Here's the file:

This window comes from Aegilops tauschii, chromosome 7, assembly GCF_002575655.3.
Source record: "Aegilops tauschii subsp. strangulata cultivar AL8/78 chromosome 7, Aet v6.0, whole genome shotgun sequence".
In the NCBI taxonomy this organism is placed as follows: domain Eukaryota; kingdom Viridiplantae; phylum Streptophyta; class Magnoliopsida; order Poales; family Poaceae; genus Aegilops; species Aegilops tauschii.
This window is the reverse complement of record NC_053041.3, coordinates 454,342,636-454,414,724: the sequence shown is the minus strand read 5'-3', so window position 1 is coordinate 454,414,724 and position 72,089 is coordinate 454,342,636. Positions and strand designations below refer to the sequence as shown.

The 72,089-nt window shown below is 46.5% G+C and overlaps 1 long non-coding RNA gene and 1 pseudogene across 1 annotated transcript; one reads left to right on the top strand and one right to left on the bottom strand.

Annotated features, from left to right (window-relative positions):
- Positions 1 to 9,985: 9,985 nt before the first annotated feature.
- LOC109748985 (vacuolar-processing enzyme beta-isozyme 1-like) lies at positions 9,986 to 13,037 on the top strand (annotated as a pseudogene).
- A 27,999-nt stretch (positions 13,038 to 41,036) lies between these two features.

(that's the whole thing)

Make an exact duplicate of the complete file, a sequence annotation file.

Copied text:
This window comes from Aegilops tauschii, chromosome 7, assembly GCF_002575655.3.
Source record: "Aegilops tauschii subsp. strangulata cultivar AL8/78 chromosome 7, Aet v6.0, whole genome shotgun sequence".
In the NCBI taxonomy this organism is placed as follows: domain Eukaryota; kingdom Viridiplantae; phylum Streptophyta; class Magnoliopsida; order Poales; family Poaceae; genus Aegilops; species Aegilops tauschii.
This window is the reverse complement of record NC_053041.3, coordinates 454,342,636-454,414,724: the sequence shown is the minus strand read 5'-3', so window position 1 is coordinate 454,414,724 and position 72,089 is coordinate 454,342,636. Positions and strand designations below refer to the sequence as shown.

The 72,089-nt window shown below is 46.5% G+C and overlaps 1 long non-coding RNA gene and 1 pseudogene across 1 annotated transcript; one reads left to right on the top strand and one right to left on the bottom strand.

Annotated features, from left to right (window-relative positions):
- Positions 1 to 9,985: 9,985 nt before the first annotated feature.
- LOC109748985 (vacuolar-processing enzyme beta-isozyme 1-like) lies at positions 9,986 to 13,037 on the top strand (annotated as a pseudogene).
- A 27,999-nt stretch (positions 13,038 to 41,036) lies between these two features.